This one explosion had the potential to take out several other pots. It was too wet when I loaded it and it didn't have time to properly off-gas during the bisque firing. I was in a hurry. I rushed the process. I got lucky. This bowl is the only piece I lost in this full load. Lucky!
Sometimes we rush through life, trying to cut corners to get to an end goal. We aren't patient with ourselves or even the process. If I have learned anything over the course of my clay journey, I have learned patience. This photo would say otherwise.
I have learned that you can skip wedging clay, when it's fresh out of the bag but not when it's recycled. I have learned that you can trim before leather hard stage but you risk mangling your rims. I have learned that you can load a kiln with slightly damp pots but you have to candle that kiln for at least 24 hours, if not longer. Longer would have saved this bowl. I have also learned that after years of practice you learn a lot about clay and how far you can and can't push it. That's when cutting corners isn't really cutting corners. It is knowing how far you can go before you get a fail. I tell my students all the time that if you are timid with the clay you will end up with safe, thick, heavy pots. If you push the clay you may end up with more flops and failures to start but you will learn more about the clay, quicker.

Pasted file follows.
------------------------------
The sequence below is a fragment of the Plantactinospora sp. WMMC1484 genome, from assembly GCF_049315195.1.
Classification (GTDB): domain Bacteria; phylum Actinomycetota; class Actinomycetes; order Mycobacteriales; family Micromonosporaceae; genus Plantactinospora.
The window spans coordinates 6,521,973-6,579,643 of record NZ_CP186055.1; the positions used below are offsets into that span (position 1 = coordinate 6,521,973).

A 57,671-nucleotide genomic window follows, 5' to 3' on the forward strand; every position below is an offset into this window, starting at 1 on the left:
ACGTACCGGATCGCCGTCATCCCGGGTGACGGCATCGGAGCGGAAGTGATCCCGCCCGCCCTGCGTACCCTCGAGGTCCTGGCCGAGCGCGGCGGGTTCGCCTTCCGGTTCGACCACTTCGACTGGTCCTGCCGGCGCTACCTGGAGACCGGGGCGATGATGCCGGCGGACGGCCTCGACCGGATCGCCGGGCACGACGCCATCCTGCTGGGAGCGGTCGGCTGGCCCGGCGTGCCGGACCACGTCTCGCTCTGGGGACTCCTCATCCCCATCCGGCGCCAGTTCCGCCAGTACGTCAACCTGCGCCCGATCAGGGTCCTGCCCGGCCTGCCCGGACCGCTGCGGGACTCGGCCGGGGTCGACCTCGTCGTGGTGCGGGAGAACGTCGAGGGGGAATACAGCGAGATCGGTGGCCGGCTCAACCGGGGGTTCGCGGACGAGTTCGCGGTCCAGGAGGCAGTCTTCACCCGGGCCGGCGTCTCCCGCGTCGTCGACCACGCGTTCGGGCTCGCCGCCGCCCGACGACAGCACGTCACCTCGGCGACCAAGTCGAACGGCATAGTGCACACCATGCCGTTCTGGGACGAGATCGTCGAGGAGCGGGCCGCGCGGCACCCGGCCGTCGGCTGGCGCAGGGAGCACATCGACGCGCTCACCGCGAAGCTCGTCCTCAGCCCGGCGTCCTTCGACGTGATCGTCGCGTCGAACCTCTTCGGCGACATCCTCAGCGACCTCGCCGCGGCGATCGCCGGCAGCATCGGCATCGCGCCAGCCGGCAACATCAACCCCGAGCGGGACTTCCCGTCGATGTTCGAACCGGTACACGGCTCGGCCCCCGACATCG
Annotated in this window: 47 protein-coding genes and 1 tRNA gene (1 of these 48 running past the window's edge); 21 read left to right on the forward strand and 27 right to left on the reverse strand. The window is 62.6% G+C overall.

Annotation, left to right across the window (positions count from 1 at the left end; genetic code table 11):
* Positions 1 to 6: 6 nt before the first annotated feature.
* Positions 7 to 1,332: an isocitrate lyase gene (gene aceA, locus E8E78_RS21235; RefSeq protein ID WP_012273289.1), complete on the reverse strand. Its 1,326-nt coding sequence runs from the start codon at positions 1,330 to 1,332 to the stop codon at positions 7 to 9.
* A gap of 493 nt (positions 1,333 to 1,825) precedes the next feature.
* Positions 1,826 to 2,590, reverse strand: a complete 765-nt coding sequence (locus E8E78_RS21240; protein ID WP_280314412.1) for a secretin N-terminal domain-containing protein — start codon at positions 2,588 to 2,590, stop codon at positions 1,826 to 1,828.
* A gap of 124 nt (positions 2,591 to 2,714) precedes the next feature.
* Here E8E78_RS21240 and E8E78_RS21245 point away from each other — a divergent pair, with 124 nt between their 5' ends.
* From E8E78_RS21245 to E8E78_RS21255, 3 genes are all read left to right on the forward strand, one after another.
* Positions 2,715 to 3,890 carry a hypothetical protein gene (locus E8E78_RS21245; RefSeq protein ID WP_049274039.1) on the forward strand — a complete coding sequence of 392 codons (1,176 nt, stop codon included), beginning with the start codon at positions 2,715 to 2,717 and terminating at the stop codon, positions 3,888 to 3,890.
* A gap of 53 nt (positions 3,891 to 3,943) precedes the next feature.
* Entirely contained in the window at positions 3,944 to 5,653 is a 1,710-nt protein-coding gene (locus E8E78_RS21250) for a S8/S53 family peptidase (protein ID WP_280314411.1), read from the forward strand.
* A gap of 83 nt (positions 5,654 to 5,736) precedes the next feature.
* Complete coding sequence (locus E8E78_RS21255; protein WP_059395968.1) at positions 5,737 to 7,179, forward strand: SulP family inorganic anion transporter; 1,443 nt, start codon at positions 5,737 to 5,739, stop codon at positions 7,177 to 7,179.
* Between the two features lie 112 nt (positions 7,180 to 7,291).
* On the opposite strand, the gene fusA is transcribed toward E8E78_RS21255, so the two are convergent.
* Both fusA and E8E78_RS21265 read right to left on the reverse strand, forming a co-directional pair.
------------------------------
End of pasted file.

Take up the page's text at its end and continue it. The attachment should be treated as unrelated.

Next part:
Practice, practice, practice, patience, patience, patience.
Practice proper techniques
Practice the basic forms
Practice being patient
Be patient with yourself
Be patient with the clay
Be patient with the process
Losing 1 bowl out of a load of 8 large bowls, 2 dozen cups and about 50 small hand-built pieces, is a minimal loss. I did get lucky but I also knew my odds, my timeline and I took the calculated risk. Years of practice, patience and pushing my clay in all its stages has taught me when I will mostly likely will get lucky.